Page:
As a result of the steroid use though, we wondered if it is affecting the popularity of the sport among youths and Sherman provided us with an answer that made it clear he believes it has. “There is no sport where the record book is more hallowed.” He explained when he was growing up he knew the numbers and what they meant. Off the top of his head, Sherman threw out some numbers and their meanings in the record books. But he blamed the steroid era for wreaking havoc on the record books and players getting ridiculous numbers that no one ever thought could be reached. Despite his apparent disdain for the use of steroids in baseball however, Sherman said he believes the bigger issue that needs to be addressed to reinvigorate the sport is the length of games. They are now low-scoring affairs with multiple pitching changes, longer time between innings and pitchers and batters taking longer time between pitches. The result, Sherman pointed out, is that basketball has now passed baseball in popularity among people under 24 years old.
We decided to challenge Sherman for a reason why the positive feelings towards baseball as America’s pastime have waned over the years. We asked if it could be blamed on players leaving their ball clubs for other teams so they could get the long-term, big money deals. Sherman’s thought is that this is bad for teams in the league more than it is for the actual sport. The result of these deals is that teams are handcuffed with a player for extended years as they get older and have passed their prime. Although there is no salary cap, there is a luxury tax and when teams sign players for these huge contracts, they must pay a large luxury tax.
If it is not the big contracts, maybe it is the decrease in the number of U.S. born players who are in the league. Sherman was skeptical of this reason as well. He reasoned with us to ask any Pittsburgh Pirates fan who their favorite player was and most would say Roberto Clemente. The same could be said for Sammy Sosa in Chicago or Mariano Rivera in New York.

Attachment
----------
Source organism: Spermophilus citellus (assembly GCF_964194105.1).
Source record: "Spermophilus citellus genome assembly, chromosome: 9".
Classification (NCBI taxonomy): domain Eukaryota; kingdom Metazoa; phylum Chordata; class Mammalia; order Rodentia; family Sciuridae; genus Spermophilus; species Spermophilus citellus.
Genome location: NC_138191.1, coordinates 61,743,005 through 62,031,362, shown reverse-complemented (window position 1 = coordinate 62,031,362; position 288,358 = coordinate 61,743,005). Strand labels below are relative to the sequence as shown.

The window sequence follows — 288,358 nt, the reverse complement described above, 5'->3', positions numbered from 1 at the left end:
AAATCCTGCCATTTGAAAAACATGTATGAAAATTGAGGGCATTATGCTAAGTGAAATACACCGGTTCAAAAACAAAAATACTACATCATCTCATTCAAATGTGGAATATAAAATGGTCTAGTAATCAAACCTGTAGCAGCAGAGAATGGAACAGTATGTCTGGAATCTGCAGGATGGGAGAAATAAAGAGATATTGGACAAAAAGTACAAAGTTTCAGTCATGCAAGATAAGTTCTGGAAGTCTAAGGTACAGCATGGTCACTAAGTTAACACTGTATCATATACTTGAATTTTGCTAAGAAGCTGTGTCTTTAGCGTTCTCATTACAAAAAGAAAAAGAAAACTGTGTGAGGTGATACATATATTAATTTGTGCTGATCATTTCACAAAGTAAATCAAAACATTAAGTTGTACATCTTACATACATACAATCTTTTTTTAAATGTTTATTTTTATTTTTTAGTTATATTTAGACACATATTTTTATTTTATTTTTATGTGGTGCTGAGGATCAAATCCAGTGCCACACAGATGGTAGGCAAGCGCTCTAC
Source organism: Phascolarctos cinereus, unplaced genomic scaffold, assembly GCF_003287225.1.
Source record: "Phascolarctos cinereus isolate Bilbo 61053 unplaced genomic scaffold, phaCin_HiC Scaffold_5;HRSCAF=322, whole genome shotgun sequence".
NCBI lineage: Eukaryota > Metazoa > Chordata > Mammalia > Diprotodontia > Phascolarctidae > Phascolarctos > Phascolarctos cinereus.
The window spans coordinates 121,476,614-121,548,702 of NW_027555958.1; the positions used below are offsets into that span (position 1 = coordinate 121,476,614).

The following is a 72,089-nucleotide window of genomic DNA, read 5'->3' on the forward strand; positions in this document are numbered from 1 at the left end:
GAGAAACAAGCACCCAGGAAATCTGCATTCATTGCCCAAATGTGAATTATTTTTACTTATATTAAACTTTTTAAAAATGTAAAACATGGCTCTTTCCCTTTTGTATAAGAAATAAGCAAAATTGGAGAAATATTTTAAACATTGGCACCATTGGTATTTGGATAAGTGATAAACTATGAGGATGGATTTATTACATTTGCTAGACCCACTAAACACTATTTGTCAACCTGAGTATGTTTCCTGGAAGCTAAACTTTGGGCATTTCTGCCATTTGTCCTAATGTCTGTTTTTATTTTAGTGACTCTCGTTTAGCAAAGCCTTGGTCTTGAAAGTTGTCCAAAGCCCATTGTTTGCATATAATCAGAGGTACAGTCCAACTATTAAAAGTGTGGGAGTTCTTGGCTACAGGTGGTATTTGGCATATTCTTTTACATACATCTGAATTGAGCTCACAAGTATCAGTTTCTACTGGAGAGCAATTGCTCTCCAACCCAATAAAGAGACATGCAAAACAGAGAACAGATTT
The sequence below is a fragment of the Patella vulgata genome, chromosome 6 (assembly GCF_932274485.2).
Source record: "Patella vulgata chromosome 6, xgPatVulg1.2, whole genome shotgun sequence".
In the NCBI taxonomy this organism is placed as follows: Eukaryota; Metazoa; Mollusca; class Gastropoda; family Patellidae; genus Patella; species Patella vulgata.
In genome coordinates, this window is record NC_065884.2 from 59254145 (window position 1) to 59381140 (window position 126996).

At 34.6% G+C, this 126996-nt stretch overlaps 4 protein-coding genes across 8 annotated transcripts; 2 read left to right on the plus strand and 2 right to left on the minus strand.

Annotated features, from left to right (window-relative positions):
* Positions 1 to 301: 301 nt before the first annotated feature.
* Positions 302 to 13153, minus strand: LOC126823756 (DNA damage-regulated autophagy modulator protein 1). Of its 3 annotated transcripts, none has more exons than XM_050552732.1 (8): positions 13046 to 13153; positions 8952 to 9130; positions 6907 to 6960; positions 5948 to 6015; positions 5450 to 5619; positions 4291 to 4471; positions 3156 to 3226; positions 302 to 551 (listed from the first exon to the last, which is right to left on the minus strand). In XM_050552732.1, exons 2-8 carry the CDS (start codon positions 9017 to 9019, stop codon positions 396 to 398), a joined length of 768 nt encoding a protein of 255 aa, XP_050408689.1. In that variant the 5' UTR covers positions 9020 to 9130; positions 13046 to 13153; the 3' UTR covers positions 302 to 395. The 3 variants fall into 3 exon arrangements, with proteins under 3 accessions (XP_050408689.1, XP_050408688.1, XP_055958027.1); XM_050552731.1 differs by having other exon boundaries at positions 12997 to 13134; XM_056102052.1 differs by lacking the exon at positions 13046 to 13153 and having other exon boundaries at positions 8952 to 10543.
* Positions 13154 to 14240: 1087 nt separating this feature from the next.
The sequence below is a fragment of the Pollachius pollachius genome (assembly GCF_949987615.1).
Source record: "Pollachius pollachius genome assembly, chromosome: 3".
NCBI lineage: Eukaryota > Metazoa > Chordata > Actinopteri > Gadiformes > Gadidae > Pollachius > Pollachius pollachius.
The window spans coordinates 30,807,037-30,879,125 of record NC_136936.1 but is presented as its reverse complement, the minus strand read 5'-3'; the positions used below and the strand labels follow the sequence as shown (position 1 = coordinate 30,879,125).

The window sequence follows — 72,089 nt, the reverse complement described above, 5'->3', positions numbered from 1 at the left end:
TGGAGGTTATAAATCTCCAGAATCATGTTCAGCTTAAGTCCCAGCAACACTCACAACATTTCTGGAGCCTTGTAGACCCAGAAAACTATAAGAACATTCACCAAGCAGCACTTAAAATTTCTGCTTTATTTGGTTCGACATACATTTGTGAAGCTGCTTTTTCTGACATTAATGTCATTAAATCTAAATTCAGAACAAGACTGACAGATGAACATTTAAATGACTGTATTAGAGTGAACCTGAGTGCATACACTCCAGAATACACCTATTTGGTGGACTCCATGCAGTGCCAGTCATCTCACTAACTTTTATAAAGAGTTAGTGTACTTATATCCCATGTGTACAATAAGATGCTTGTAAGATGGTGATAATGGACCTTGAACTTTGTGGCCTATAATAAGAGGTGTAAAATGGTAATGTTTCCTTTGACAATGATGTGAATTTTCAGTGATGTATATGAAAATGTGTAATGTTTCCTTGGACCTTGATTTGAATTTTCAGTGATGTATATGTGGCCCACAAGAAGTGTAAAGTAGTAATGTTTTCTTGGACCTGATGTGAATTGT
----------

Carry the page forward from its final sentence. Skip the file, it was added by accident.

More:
Tommy John Surgery and the Youth Game
We were curious about Sherman’s take on the recent influx of Tommy John surgery that has been undergone by professional players and how it has affected youth players. His response indicated that he has a real strong feeling towards this issue as well. “It’s a disgrace. It sends the wrong message to kids when players like Matt Harvey, who is two years into his career, gets the surgery and is out for a year. But then these guys come back better than ever.” Sherman said the trend is finding its way to the high school level as well and he finds it remarkable that some kids are already undergoing the surgery at such an early stage in their careers. He referred to a conversation he had while working with Mookie Wilson and Wilson believes that there should be more of an emphasis on learning the correct way to throw so young people are not injuring themselves by throwing too many balls the wrong way.
Sherman believes that a stronger emphasis must be placed on injuries and teaching correct techniques by the people who are in charge of overseeing and teaching kids to play the sport the correct way. Club teams can play as many as four games in a single weekend. “There are some coaches,” Sherman said “who treat every game as if it’s game seven of the World Series.” This has affected the game, but Sherman was sure to point out that there have been improvements at the youth level. He is in total agreement with the implementation of pitch counts among youths recently after previously seeing some high school players throw over 100 pitches in a single game.
Some Final Advice
Erik Sherman’s knowledge of the game of baseball is enough to impress anyone, especially a casual baseball fan. His clear passion for the game is seen in his writing and when he talks about the sport. At the end of our interview, he left us with one very important piece of advice to pass along. “If you have a passion, don’t ever give it up. Do it because you love it.” Take it from the man who has been doing what he loves his entire life.
To find out more about Erik Sherman, visit www.erikshermanbaseball.com.